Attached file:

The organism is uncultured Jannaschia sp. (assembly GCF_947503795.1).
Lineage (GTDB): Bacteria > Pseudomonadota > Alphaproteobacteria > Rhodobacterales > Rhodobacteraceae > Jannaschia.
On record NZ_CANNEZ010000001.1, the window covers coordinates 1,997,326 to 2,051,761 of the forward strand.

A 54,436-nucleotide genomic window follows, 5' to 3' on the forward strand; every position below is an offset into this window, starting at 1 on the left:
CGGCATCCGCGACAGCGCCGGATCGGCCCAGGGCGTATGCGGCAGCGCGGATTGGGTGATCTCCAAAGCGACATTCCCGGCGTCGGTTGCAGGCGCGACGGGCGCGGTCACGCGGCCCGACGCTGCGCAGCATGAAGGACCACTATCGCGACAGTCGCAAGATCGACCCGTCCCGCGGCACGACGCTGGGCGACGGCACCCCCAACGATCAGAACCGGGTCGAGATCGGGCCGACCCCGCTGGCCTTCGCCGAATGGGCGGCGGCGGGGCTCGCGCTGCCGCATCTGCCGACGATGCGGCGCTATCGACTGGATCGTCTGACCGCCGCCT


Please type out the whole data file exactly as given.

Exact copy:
The organism is uncultured Jannaschia sp. (assembly GCF_947503795.1).
Lineage (GTDB): Bacteria > Pseudomonadota > Alphaproteobacteria > Rhodobacterales > Rhodobacteraceae > Jannaschia.
On record NZ_CANNEZ010000001.1, the window covers coordinates 1,997,326 to 2,051,761 of the forward strand.

A 54,436-nucleotide genomic window follows, 5' to 3' on the forward strand; every position below is an offset into this window, starting at 1 on the left:
CGGCATCCGCGACAGCGCCGGATCGGCCCAGGGCGTATGCGGCAGCGCGGATTGGGTGATCTCCAAAGCGACATTCCCGGCGTCGGTTGCAGGCGCGACGGGCGCGGTCACGCGGCCCGACGCTGCGCAGCATGAAGGACCACTATCGCGACAGTCGCAAGATCGACCCGTCCCGCGGCACGACGCTGGGCGACGGCACCCCCAACGATCAGAACCGGGTCGAGATCGGGCCGACCCCGCTGGCCTTCGCCGAATGGGCGGCGGCGGGGCTCGCGCTGCCGCATCTGCCGACGATGCGGCGCTATCGACTGGATCGTCTGACCGCCGCCT